Don’t burn through your paycheck by mindlessly spending on items you don’t need. And don’t pay full price for purchases. Sites like CouponSherpa or RetailMeNot are terrific resources for finding printable and online coupons and promo codes for most major retailers.
15. Develop a Green Thumb
Grocery bills can add up quickly and blow your budget. Improve your financial standing by growing a garden. Plant seasonal fruit and vegetables to offset your food bill. Some vegetable scraps can also be planted, turning old food into new food.
16. Protect Your Computer
Use anti-virus protection software to prevent intruders and hackers from harming your computer and costing you money. The software will protect your bank account and other personal information from being hijacked. Not using this software could result in identity theft that could hurt your financial status.
17. Install a Thermostat
As fall and winter approach, experts recommend installing a programmable, adjustable thermostat to save money on seasonal and annual energy bills. You can also regulate indoor temperatures when nobody is home or when you’re away on vacation. The programmable thermostat can save you money on air conditioning bills as well.
18. Maintain Your Car
Maintain your vehicle to prevent costly repairs. Change the oil — but not too often. Changing the oil more than necessary can double your auto servicing expenses. Check your manufacturer’s recommendations. Today’s modern vehicles can often go much longer between oil changes than the oft-quoted 3,000 miles. Additionally, keep your tires well inflated because a car with low tire pressure uses more gas.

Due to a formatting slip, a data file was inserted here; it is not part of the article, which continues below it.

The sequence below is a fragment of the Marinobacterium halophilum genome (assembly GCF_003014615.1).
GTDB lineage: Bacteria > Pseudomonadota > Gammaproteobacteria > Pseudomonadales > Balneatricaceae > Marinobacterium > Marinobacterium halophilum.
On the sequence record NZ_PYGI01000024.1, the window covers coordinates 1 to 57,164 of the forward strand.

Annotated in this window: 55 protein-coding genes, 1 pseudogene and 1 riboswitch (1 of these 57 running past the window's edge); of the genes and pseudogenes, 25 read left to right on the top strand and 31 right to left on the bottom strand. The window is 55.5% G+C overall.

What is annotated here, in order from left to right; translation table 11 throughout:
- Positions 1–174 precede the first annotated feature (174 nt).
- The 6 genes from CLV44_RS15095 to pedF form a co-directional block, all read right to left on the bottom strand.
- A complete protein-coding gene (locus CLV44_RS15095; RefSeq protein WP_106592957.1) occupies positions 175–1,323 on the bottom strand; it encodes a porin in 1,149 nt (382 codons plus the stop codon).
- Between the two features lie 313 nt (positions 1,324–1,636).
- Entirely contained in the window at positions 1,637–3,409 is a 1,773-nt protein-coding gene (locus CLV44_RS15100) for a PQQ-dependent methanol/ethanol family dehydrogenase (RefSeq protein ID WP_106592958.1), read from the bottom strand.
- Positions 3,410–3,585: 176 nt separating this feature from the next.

19. Consult a Financial Planner
A certified financial planner or advisor can help you keep your spending in check and optimize the investments you make. Do your research beforehand to find an advisor who is a good fit for you.
20. Get Back on Track
You might be a recent college graduate moving back home or an adult child who hit a financial snag. Whatever your reason, moving back home with family can help you get back on track financially. It’s also a chance to help out parents and family members in non-financial ways, like doing household chores and providing other support.